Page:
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Explaining access to citizenship in Europe: How citizenship policies affect naturalization rates

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  • Jaap Dronkers
  • Maarten Peter Vink

    ()

Abstract

In Europe, a variety of national policies regulate access to citizenship. This article analyses how citizenship policies affect naturalization rates among immigrants. Our analysis confirms that favourable citizenship policies positively affect naturalization rates, especially among first-generation immigrants with more than 5 but fewer than 20 years of residence. However, most variation is explained by other factors. Immigrants from poor, politically unstable, and non-EU countries are more likely to be a citizen of their European country of residence. Other important predictors of the citizenship status of immigrants are language, years of residence (first generation), and age (second generation). Explanations of naturalization rates in Europe should not only take into account institutional conditions but also include other destination and origin country factors and individual characteristics of immigrants.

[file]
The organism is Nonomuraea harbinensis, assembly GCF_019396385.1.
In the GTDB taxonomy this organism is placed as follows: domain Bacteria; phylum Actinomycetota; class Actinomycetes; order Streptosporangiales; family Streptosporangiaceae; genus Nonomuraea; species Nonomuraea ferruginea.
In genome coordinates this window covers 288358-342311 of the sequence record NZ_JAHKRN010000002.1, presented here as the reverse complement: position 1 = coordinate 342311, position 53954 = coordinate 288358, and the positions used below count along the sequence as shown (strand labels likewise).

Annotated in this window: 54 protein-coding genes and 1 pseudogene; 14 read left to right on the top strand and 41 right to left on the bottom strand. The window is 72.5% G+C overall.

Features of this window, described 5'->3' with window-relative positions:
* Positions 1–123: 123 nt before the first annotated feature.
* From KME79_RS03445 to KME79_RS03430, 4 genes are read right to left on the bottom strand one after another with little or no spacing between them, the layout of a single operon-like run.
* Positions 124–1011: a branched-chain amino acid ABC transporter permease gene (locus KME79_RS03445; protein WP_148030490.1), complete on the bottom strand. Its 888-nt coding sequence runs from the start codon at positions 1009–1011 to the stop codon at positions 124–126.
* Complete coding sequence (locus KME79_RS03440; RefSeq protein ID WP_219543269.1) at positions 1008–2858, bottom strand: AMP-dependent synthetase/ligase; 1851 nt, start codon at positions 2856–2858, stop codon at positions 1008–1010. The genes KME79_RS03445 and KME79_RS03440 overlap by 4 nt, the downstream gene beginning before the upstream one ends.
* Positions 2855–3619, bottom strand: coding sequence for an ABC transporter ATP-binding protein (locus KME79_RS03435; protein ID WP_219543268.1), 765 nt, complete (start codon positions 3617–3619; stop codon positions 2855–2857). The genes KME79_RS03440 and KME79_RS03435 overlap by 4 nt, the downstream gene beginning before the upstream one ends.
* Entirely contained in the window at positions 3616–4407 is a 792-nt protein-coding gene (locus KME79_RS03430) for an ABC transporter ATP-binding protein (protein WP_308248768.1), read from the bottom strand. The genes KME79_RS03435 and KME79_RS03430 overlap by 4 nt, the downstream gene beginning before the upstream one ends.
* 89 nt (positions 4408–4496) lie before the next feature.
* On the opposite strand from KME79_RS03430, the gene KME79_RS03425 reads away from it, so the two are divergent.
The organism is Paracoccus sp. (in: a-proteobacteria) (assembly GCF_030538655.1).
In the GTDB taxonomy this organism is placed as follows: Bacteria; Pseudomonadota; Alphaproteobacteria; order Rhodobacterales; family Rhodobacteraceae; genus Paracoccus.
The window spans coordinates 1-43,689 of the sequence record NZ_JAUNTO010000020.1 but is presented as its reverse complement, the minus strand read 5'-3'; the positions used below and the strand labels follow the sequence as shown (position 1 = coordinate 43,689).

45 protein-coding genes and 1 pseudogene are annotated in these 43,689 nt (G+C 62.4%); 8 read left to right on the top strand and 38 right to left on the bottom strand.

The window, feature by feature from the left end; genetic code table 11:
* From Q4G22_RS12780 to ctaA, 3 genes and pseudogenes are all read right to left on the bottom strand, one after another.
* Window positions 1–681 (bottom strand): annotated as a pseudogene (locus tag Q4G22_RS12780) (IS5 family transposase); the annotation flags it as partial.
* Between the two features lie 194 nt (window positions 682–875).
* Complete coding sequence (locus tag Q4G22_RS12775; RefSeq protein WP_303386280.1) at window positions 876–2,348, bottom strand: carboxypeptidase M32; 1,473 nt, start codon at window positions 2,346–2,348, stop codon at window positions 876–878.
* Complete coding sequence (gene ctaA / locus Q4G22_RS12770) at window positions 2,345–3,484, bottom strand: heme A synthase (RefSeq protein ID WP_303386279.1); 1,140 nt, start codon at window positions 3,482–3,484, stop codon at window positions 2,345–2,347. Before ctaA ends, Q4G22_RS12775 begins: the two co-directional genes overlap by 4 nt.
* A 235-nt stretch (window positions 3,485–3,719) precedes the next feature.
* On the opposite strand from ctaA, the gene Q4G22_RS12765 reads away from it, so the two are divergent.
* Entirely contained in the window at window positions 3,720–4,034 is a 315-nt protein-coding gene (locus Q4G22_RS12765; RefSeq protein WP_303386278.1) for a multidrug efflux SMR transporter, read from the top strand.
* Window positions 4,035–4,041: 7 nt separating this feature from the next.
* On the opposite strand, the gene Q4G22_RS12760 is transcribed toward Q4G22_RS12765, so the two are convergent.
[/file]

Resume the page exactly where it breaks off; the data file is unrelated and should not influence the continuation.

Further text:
Suggested Citation

  • Jaap Dronkers & Maarten Peter Vink, 2012. "Explaining access to citizenship in Europe: How citizenship policies affect naturalization rates," European Union Politics, , vol. 13(3), pages 390-412, September.
  • Handle: RePEc:sae:eeupol:v:13:y:2012:i:3:p:390-412
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    Citations

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    Cited by:

    1. Stéfanie André, 2014. "Does Trust Mean the Same for Migrants and Natives? Testing Measurement Models of Political Trust with Multi-group Confirmatory Factor Analysis," Social Indicators Research: An International and Interdisciplinary Journal for Quality-of-Life Measurement, Springer, vol. 115(3), pages 963-982, February.
    2. Didier Ruedin, 2015. "Increasing Validity by Recombining Existing Indices: MIPEX as a Measure of Citizenship Models," Social Science Quarterly, Southwestern Social Science Association, vol. 96(2), pages 629-638, June.
    3. Vahan Sargsyan, 2017. "Treatment-Related Naturalization Premiums in Two European Countries: Evaluation and Comparison," CERGE-EI Working Papers wp585, The Center for Economic Research and Graduate Education - Economics Institute, Prague.
    4. Bevelander, Pieter & Spång, Mikael, 2014. "From Aliens to Citizens: The Political Incorporation of Immigrants," IZA Discussion Papers 7920, Institute for the Study of Labor (IZA).
    5. Ilić, Dragan, 2016. "Prejudice in Naturalization Decisions: Theory and Evidence," Working papers 2016/04, Faculty of Business and Economics - University of Basel.

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